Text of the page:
"I am a married woman, living with my husband only, and I do not have any children. Praise be to Allah in all circumstances. My parents are both deceased, and I have brothers and sisters who are married. My grandfathers and grandmothers are also deceased. I have uncles and aunts on both my father’s and mother’s sides. I own some gold and silver, and personal belongings such as clothing and books, including the Book of Allah, and my bank account where I receive my monthly pension. I want to write my will, but in a situation such as mine, I do not know how, or who my heirs are. Can I make my husband (may Allah preserve him) the executor of my will? [??]; in other words, can I write it in his name, and can he open it and read it? Because I want to write some other things in addition to the estate, such as things that I cannot tell him right now, like asking him to think well of me if he discovers or hears something after I die, because he complains about my being very quiet, not talking much, and being mysterious. This is because sometimes I hide from him things that I think it is better to hide in order to avoid troubles or problems with other family members, and Allah knows best about my intention. I hope that I have explained my questions well, and that I will have a clear answer from you."
Praise be to Allah.
Wills are of two types:
An obligatory (waajib) will, which is a will which explains what you owe to people who have no proof of what you owe them, such as debts and items entrusted to you for safekeeping. In this case, having a will is obligatory in order for you to discharge your obligations.
A recommended (mustahabb) will, which has to do with giving donations, such as a person’s bequest of one third or less of his wealth to be given after he dies to someone who is not an heir, whether he is a relative or otherwise; or instructions to do some good deeds, such as giving charity to the poor and needy, or other worthy causes. See: Fataawa al-Lajnah ad-Daa’imah (16/264).
A person may leave instructions to his family concerning some matters having to do with his funeral, such as stating who should wash him, who should offer the funeral prayer for him, and so on. He may also leave instructions to them to avoid wailing and other things that are forbidden.
This is indicated by the report narrated by Muslim (121), according to which ‘Amr ibn al-‘Aas (may Allah be pleased with him) said, as he was dying: “If I die, do not let any wailing woman or fire accompany me.”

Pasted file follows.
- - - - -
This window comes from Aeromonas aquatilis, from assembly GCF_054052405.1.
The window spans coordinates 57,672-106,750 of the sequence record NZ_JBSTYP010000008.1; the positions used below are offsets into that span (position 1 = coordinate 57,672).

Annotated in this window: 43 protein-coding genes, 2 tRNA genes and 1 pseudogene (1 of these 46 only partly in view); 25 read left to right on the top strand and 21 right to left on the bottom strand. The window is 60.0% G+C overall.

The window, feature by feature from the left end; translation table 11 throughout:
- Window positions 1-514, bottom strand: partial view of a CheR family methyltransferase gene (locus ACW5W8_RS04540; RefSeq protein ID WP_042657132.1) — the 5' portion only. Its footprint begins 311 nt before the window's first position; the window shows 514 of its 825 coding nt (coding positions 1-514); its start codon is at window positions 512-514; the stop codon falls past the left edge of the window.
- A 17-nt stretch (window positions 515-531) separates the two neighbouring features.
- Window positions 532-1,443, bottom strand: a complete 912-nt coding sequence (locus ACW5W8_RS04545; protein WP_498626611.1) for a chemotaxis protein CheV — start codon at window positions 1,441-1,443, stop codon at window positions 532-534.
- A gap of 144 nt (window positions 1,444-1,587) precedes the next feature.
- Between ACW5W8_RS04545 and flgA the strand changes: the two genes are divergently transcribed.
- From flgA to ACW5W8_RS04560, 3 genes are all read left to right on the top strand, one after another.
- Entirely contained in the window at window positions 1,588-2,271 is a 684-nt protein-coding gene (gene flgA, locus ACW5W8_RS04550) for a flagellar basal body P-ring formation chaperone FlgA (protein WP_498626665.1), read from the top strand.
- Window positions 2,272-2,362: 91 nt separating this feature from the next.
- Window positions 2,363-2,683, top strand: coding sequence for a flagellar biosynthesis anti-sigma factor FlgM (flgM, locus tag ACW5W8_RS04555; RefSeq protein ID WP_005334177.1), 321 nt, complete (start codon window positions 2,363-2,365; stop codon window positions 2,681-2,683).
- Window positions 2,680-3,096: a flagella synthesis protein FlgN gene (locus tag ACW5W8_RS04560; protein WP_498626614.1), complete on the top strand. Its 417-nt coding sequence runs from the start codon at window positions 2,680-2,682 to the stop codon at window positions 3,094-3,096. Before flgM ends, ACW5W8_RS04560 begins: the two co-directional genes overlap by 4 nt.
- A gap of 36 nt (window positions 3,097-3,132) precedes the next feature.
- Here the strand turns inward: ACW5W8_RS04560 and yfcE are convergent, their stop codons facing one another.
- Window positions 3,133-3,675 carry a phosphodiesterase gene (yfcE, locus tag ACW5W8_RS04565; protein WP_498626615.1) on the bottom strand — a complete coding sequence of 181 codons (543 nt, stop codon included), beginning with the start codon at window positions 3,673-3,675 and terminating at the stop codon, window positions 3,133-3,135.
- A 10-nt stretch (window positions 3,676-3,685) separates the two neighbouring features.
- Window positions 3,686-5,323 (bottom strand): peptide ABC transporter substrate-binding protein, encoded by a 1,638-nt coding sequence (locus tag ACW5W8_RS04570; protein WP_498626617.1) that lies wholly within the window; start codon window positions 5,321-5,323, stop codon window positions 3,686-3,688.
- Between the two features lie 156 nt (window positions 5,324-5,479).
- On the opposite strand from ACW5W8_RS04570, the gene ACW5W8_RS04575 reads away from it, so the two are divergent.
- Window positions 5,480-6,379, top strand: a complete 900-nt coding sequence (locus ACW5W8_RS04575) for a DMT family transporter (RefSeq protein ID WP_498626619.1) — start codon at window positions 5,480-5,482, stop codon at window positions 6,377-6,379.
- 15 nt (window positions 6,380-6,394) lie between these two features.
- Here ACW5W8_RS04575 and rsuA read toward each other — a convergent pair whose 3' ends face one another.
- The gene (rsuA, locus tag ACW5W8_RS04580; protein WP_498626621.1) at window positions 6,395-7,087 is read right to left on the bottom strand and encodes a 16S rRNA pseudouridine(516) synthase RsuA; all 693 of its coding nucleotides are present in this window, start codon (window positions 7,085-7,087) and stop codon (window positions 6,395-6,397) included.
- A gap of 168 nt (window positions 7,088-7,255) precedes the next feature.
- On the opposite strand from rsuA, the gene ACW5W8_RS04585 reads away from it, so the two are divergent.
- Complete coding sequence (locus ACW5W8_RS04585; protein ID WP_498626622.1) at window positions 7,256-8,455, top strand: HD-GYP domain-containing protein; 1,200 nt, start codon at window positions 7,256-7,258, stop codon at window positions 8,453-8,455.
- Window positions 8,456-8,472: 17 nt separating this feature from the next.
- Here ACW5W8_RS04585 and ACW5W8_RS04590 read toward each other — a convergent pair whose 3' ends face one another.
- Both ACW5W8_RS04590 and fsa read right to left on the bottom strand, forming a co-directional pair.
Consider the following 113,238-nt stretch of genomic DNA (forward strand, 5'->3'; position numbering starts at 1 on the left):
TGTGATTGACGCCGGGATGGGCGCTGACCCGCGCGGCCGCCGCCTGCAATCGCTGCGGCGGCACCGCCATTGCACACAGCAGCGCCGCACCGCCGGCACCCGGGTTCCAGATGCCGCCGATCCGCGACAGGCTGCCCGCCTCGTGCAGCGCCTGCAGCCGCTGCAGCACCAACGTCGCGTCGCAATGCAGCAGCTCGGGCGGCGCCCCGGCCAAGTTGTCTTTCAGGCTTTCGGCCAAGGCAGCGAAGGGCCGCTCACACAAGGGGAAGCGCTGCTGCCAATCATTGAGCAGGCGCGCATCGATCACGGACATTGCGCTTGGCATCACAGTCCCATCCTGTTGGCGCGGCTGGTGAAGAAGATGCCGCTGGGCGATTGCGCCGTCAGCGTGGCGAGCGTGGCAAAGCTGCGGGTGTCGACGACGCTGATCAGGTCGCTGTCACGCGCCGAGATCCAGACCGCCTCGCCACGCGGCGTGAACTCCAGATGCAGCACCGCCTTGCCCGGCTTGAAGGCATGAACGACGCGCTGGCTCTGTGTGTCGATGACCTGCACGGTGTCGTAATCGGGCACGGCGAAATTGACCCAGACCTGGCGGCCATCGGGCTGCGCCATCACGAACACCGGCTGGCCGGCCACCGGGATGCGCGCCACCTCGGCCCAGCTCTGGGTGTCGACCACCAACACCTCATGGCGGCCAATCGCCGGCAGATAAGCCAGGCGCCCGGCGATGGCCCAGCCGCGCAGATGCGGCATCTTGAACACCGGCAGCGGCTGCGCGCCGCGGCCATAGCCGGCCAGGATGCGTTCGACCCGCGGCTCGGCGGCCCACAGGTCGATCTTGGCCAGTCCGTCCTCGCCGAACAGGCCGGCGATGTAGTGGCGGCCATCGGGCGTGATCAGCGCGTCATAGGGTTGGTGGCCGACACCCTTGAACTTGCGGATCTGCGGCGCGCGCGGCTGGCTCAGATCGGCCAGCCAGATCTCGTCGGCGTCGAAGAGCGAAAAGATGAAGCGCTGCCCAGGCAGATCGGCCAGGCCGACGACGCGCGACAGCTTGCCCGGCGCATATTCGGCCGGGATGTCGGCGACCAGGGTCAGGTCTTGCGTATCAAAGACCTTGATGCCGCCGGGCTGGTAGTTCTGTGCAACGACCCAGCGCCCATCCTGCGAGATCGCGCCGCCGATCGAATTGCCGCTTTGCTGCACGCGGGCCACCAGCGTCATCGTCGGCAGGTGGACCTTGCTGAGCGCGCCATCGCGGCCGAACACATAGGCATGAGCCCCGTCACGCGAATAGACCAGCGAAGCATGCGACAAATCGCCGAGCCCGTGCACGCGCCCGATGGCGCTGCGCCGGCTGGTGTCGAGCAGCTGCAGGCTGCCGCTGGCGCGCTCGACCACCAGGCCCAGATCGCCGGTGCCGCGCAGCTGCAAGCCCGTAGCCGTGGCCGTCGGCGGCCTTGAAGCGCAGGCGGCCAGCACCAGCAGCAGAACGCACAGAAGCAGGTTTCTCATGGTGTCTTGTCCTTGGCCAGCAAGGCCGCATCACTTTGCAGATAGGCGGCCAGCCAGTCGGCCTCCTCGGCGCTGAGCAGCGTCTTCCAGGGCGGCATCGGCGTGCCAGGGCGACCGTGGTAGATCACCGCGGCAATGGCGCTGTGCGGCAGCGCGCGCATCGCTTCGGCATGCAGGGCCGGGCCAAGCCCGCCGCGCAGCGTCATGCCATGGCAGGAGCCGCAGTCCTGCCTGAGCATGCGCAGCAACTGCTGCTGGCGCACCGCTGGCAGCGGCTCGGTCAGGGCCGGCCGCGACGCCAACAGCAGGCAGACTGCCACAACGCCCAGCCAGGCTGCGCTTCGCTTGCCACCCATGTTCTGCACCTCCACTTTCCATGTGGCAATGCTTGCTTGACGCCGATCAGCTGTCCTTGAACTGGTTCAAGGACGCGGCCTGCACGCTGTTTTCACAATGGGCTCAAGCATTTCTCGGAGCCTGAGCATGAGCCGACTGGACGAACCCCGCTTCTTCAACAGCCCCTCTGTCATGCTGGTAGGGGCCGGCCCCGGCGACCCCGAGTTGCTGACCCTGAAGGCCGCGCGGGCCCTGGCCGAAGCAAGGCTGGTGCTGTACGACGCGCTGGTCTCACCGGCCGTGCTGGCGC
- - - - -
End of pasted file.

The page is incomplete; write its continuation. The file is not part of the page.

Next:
By the same token, a woman may leave instructions asking her husband to think well of her, and apologizing for some of her actions towards him, and asking him to forgive her. There is no specific wording or format for a will concerning this or similar matters. Rather each person may leave instructions as appropriate to his situation and that of his family, stating any debt or obligation that was owed to him or that he owed to others. He may entrust the written will to whomever he wishes, to open it after he dies.
It is not permissible for you to bequeath anything of your estate to your husband, because he has the prescribed right of inheritance to your estate if you die before him. Allah, may He be glorified and exalted, has ordained that the husband’s share of his wife’s estate if she dies is half of her estate, if she did not have any children.
Allah, may He be glorified and exalted, has allocated to each person who is entitled to a share his rightful share, so no bequest can be made to an heir.
As your parents are both deceased, the rest of the estate, after your husband’s share, must be divided among your siblings, with each male getting twice the share of a female.
No person knows when he will die; how many healthy people have died for no reason, and how many sick people have lived a long time.
What you must do is treat your husband well and live kindly with him, and avoid going to extremes in concealing things and being mysterious, lest that affect the relationship between you and your husband, and undermine the partnership and friendly relations between you, which could to each of you getting used to being withdrawn from the other.
Just as disclosing everything to the husband may lead to conflict and arguments, going to extremes in being mysterious and not talking to one another enough is something that may undermine the relationship between you, as mentioned above, and may even lead to doubt and suspicion.
Adopting a middle path in such matters is something good and praiseworthy.
Our advice to you is not to delay this apology and seeking forgiveness until after you die.
Rather you should do it now, and treat your husband well, and do your utmost to please him, for that is an important means of gaining admittance to Paradise, if Allah wills.
And Allah knows best.
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